In parliament >> Applying EU law

9th December 2011


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Chris Davies MP asks whether the EU's bark is worse than its bite

UK Europhobes tell us repeatedly that we are being “pushed around” by Brussels, but I remember a meeting with farmers complaining to a commissioner that France was refusing to accept British beef even though it was by then BSE free.

“I agree with you,” he said, “I am taking firm action. I have written a letter to the French government.”

The farmers were not impressed, but the commissioner responded: “I do not have an army or a police force. We have legal processes, and the first step is an exchange of letters.” If that is what being “pushed around” by Brussels means, it doesn’t sound too terrifying.

EU environment laws work best when they come in the shape of regulations, which are binding on all. Companies know that products placed on the EU market that are not compliant could be banned, risking huge losses, so they comply.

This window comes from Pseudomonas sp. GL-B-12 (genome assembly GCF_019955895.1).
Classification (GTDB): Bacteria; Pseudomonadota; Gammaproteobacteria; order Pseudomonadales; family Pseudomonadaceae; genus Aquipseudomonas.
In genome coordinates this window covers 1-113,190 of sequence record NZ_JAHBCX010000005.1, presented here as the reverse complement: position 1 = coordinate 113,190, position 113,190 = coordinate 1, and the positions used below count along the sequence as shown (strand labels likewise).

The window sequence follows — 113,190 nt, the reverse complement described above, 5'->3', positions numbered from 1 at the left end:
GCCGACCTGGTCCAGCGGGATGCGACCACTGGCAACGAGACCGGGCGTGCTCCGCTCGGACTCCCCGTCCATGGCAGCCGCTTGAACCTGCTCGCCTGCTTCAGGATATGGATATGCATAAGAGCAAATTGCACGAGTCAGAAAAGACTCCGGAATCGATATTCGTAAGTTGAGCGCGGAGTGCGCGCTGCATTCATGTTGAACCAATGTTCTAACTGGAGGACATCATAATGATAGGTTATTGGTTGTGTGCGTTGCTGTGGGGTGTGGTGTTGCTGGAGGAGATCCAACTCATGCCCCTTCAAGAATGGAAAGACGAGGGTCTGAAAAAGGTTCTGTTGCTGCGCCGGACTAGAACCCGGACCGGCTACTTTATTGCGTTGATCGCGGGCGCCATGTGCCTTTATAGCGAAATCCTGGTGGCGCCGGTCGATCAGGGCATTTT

It’s much harder to get governments to properly apply Directives that may give them considerable room for interpretation.

The European Commission’s enforcement process is cumbersome but it usually gets close to the objective in the end.

The process starts with encouragement, but for the few governments that do not eventually get the message it ends up in the European Court of Justice, and the risk of an unlimited fine. Greece had to pay €20,000 a day for several months until it stopped a waste tip on Crete leaching into the Mediterranean, for example.

Knowing that the enforcement process can take years, governments frequently play for time. I’ve often wondered why a decade ago Britain ended up with “fridge-mountains” after the EU agreed that CFCs (chlorofluorocarbons) should be removed from the foam insulation.

Why didn’t we just ignore the rule until the recycling facilities were in place? We would only have been sent a letter.

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